San Juan County Sheriff’s Office faces staff changes

San Juan County Sheriff’s Office faces staff changes

The San Juan County Sheriff’s Office has four vacancies leaving the remaining officers to move up in rank as they take on new hires.

“We have a lot of officers who have been here for 20 to 30 years, so it isn’t surprising they are retiring at the same time,” said Sheriff Ron Krebs.

With new employees come new attitudes, perspectives and behaviors.

Undersheriff Brent Johnson retires March 16, and Sgt. Zac Reimer will take his place. Deputy Scott Brennan will retire April 1.

“Brennan was going to retire sooner, but when he realized how close it was to April Fools’ Day, he couldn’t pass the opportunity,” Krebs said with a chuckle.

Deputy Felix Menjivar left the department in February to pursue a different career, according to Krebs. Orcas Island Deputy David Holland was injured over a year ago and has not been able to return to work. What that means, Krebs said, is that he was taken off county payroll, a standard procedure. Holland remains hopeful he can return to work eventually, according to Krebs, but in the meantime, the spot needs to be filled.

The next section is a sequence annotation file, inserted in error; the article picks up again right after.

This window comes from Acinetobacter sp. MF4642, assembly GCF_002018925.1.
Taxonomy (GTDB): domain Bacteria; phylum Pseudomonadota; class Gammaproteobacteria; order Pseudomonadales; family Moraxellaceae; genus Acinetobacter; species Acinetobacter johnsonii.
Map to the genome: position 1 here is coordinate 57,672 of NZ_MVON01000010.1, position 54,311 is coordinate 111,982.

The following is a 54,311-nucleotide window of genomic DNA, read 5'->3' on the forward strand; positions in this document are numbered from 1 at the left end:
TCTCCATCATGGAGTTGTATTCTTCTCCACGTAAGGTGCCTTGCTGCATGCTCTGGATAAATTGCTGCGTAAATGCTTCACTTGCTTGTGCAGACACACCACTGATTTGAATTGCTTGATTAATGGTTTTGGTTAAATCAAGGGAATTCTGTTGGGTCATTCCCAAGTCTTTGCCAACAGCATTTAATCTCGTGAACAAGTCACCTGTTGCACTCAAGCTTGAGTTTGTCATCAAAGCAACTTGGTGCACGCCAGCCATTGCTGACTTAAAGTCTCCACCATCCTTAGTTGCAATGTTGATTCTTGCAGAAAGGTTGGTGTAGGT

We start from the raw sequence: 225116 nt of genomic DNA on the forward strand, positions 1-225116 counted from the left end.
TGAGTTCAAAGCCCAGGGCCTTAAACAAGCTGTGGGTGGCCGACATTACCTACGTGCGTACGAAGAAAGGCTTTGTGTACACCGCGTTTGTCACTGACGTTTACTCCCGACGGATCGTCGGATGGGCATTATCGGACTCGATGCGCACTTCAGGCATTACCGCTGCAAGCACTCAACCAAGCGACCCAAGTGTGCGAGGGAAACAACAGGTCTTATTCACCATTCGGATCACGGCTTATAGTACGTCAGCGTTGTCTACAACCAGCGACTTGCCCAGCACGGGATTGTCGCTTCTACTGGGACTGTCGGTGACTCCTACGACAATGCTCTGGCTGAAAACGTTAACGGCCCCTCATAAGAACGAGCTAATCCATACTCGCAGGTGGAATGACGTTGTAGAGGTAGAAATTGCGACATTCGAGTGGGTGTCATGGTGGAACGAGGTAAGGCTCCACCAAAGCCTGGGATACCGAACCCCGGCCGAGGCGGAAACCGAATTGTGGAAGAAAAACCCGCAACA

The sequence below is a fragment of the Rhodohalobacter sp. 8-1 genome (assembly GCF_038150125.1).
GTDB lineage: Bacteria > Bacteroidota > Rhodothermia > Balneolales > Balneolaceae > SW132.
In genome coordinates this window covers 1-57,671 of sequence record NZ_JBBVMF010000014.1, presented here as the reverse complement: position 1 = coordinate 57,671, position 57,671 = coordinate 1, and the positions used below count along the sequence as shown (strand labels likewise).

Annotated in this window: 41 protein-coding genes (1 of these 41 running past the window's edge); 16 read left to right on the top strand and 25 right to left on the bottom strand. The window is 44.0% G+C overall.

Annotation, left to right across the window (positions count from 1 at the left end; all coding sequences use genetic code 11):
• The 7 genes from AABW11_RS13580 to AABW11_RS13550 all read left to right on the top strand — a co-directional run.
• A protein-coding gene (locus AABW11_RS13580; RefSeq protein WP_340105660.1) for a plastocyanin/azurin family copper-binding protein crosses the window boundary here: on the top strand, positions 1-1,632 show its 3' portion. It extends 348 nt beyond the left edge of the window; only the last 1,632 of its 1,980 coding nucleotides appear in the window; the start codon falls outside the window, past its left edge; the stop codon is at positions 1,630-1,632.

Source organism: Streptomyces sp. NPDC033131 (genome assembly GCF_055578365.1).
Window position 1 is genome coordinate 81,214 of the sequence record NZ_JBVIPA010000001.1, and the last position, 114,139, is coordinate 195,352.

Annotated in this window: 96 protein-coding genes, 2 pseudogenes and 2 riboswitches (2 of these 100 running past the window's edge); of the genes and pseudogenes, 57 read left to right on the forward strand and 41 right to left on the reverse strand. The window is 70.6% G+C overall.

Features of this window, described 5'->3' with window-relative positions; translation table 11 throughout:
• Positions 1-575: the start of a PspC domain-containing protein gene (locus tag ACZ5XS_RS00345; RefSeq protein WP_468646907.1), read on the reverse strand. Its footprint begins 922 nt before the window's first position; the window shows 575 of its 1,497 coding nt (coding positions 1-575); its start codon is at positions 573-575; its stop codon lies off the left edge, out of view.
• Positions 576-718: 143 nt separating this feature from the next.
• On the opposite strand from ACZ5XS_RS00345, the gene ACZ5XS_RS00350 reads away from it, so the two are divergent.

Krebs won’t be surprised if over the course of the next three to five years, more officers, like Jeff Asher, will also retire, who are pushing the 20- to 30-year mark.

“I am hoping to hire a mix of people so this [mass retiring] doesn’t happen again,” Krebs said, explaining it isn’t unusual, in fact, Washington State Patrol is undergoing a shortage for the same reason: people are hired at the same time, and then retire at the same time.

The interview process has already begun, with the undersheriff and at least one sergeant sitting in. Krebs said there are many highly qualified candidates, adding he is hoping to find officers who will be invested in the community and willing to get to know islanders.

“We are looking for people that are thoughtful, who will listen and enforce the law in a caring way,” Johnson said, noting that it can be difficult to tell from one interview if they will be a good fit with the community.

The county’s current housing crisis, which has already impacted seasonal and low wage-workers, is a concern.

“Right now there isn’t a lot available, so I could fill these positions and not have a place to put them,” he said.

Beyond that, he is looking forward to taking time to shape the department and choosing deputies that will be positive assets to the community.

“I hope my legacy will be successful, productive officers, and that I will leave the department in better shape than when I arrived,” Krebs said.